Finally it would seem the big run of monster barra at the NT’s Shady Camp has come to an end…well at least for now.
That’s not to say there’s no fish being caught, just that the numbers of metre-plus reports have definitely decreased. That could well change again if we get another monsoon from our east, just like it did early March. More water, big moon and massive tides might just open the gates once more but time will tell. One of the last 120cm reports from Shady came from Ricky Zulkarnin, who was fishing up inside Sampan Creek with his mate Leigh Jefferies when the big fish struck the big Bomber lure.
In other barra fishing news, The Daly has dropped to a low of around 2.5 metres but at least for now is quite dirty. Most crews are still managing 6-10 fish per day and the ones that travel close to the mouth are getting better and bigger results.
The Adelaide is a tough one – great one day, “cactus” the next. So many mixed reports of late has made it hard to judge, but perhaps I’d best say it can be good and is close to home!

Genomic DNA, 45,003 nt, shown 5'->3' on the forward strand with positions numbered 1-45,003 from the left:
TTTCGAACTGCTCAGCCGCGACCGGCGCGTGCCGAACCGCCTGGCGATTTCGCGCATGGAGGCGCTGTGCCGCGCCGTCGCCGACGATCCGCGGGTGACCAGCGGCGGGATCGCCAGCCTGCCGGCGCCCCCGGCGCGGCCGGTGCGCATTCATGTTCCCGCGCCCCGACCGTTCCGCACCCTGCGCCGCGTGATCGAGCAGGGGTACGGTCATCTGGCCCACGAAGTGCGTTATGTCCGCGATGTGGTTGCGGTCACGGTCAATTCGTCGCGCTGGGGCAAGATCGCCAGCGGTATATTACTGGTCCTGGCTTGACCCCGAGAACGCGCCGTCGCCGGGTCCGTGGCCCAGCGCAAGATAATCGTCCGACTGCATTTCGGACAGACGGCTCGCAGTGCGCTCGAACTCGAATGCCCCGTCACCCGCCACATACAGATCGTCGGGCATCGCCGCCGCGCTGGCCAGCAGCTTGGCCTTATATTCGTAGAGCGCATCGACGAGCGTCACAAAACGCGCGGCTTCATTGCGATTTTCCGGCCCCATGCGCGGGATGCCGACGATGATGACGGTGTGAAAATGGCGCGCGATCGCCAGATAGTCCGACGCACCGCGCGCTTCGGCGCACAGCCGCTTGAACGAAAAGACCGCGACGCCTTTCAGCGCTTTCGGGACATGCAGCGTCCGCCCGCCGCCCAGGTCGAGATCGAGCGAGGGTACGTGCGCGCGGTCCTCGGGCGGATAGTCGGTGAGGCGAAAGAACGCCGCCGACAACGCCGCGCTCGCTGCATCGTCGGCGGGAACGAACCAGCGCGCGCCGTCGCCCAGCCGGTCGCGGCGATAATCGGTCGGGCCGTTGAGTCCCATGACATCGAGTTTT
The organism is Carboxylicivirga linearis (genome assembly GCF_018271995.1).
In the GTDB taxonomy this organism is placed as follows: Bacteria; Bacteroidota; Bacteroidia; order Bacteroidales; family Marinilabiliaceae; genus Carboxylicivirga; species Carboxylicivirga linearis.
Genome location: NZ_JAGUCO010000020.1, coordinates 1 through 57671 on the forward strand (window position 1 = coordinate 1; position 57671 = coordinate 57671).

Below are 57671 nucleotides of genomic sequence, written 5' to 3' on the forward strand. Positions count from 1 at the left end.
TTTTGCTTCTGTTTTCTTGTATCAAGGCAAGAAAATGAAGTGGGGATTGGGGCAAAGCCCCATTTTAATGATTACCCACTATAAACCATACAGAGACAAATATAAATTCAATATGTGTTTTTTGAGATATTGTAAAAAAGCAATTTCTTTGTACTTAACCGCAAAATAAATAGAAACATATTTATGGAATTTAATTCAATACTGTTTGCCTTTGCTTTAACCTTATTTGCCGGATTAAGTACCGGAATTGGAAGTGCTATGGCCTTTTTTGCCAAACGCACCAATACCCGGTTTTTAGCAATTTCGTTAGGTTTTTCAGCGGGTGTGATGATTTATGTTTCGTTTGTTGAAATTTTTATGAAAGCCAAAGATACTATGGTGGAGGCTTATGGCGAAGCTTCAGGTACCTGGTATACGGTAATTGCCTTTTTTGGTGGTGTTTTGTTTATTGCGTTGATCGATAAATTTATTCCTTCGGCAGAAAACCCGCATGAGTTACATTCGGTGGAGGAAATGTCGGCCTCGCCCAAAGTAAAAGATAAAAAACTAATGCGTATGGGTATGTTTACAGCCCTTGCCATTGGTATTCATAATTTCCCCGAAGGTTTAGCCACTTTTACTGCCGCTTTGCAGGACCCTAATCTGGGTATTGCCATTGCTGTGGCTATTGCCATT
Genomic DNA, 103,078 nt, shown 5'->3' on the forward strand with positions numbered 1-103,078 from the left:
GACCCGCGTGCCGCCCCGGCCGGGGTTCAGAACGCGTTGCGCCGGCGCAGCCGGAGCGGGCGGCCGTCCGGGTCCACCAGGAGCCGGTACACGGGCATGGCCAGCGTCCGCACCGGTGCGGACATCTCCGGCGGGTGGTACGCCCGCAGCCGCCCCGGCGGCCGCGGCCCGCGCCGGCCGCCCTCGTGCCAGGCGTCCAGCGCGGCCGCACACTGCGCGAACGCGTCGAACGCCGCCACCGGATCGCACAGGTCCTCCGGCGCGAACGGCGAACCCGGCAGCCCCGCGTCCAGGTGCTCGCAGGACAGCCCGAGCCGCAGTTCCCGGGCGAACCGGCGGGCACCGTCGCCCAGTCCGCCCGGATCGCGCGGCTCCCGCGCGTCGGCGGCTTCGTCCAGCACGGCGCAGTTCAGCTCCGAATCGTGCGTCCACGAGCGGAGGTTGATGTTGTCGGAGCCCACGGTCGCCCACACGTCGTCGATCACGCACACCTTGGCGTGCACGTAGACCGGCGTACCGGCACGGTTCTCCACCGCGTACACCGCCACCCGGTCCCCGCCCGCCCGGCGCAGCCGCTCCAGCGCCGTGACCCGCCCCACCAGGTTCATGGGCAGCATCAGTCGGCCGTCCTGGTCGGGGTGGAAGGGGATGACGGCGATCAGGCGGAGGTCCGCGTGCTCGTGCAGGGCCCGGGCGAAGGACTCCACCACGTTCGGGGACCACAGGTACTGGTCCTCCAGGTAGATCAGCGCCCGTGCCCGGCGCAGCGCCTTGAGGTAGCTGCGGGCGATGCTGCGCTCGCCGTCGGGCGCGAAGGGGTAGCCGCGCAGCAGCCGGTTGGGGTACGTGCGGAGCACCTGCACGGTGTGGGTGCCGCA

A short big fish burst around Beatrice mouth seems to have expired already but then again, may well be back on song tomorrow. Toward the mouth has excited a few with the Wilshire creeks producing quality silver fish to 84cm. Casting small deep diving Killalure Flatz Rats up amongst the snags did the deed, as did a trolling session close to the mouth of Wilshire number two.
To our west, the Finniss River has managed to stay under the radar and has impressed many fishos lately. The Little Finniss just a bit further around the coast is also returning positive reports, trolling Bombers along the edge of the flat at the mouth returned nice silver barra to 82cm.
Mudcrabs! If you want a few muddies, Shoal Bay is on song right now. One boat netted nineteen big bucks in a session. The harbour arms are also worth a shot with most crews getting more than a feed.
Talking Bluewater, Charles Point is back on the map with big jewies back on the chew. Jigging methods have been working wonders, particularly the new Reidys Sea Bug variety and it’s been a case of putting the dead baits away. Blue salmon are about in large numbers around most inshore reefs and pilchard or prawn baits have been working for the landbased guys.
Got One Darwin